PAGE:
The Chinese Syria envoy said that Beijing could talk with all parties involved in Syria, in the region and at a global level, and that it wanted to be "bridge the gaps" between all.

Common interest


He also suggested that no solution would be found if China's position were not taken into account.

He said that if the UN Security Council, where Beijing holds veto power, was "split", it would "reduce its effectiveness".

He said that despite the US shifting positions under president Donald Trump, Washington would play "a very important if not a vital role". He also said that the influence of Russia, whose army is in Syria to support Assad, would "remain very strong".

He added that if the US and Russia could "continue their dialogue" it would be "a good omen for the region and for everybody".

For the EU, his message was that "consultation and coordination" are needed.

"We don't have to see eye to eye on all the major issues," he noted. "As long as we have one common interest, we can work together."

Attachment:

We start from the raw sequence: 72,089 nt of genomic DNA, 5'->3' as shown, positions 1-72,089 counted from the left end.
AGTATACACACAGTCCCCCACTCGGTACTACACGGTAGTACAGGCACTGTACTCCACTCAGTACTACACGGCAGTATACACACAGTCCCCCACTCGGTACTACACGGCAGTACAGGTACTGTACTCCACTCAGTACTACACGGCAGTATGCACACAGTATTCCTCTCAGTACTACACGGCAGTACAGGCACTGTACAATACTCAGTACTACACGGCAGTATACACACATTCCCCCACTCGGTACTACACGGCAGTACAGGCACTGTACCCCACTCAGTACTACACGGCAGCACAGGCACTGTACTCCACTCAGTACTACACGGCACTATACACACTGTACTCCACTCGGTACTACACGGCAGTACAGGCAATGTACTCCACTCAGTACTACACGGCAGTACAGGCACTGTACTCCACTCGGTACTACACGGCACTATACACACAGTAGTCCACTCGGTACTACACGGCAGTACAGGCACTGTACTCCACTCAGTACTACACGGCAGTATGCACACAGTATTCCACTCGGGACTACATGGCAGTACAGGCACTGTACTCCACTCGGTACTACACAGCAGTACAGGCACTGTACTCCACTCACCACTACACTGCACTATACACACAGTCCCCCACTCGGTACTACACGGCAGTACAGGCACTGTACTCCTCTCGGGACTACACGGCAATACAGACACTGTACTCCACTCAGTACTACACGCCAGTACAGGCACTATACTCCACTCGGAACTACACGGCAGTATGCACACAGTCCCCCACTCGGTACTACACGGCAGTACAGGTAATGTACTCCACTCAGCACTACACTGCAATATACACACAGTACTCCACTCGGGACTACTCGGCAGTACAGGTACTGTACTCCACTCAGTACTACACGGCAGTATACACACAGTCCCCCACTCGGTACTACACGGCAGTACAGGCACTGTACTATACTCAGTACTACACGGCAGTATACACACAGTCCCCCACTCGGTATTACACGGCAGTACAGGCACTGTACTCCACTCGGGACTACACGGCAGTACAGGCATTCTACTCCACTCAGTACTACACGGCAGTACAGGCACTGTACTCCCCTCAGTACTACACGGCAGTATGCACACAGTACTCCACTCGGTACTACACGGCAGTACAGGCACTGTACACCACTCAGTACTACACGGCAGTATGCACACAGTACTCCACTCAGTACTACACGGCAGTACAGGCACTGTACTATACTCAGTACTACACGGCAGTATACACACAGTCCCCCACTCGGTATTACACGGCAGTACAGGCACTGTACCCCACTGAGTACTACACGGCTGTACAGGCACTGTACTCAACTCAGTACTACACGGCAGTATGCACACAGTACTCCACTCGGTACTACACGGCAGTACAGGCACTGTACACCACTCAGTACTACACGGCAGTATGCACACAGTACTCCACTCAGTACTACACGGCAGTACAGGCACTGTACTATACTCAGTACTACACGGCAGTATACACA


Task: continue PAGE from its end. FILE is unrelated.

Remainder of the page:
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Re: Levant crisis - III

Postby Singha » 28 Apr 2017 09:42

https://mobile.almasdarnews.com/article ... er-attack/

Leader of nato unable to bring turkey to heel. Raqqa offensive stalls.

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Re: Levant crisis - III

Postby Philip » 28 Apr 2017 13:03

One aspect of the ME wars and Levant in particular,is the exodus of Christians who've been living there for 2000yrs. The Copts in Egypt are under attack from jihadi Islamists,and we see the same happenings in Pak,etc.,where Islamic fundamentalism is taking vengeance upon Christians remembering the bloody Crusades.Veteran ME scribe Fisk on the subject.

http://www.independent.co.uk/voices/pop ... 05351.html
Christians are under attack in the Middle East – and not even a visit from the Pope can convince them to stay
In the British mandate of Palestine, the Christian population was 9.6 per cent of the population. By 1999, it was 2.9 per cent. Meanwhile, 35 per cent of the Christians of the West Bank and Gaza left between 1967 and 1999
Robert Fisk

After 44 Christian Copts were killed in two church bombings in Egypt this month, can they stay? EPA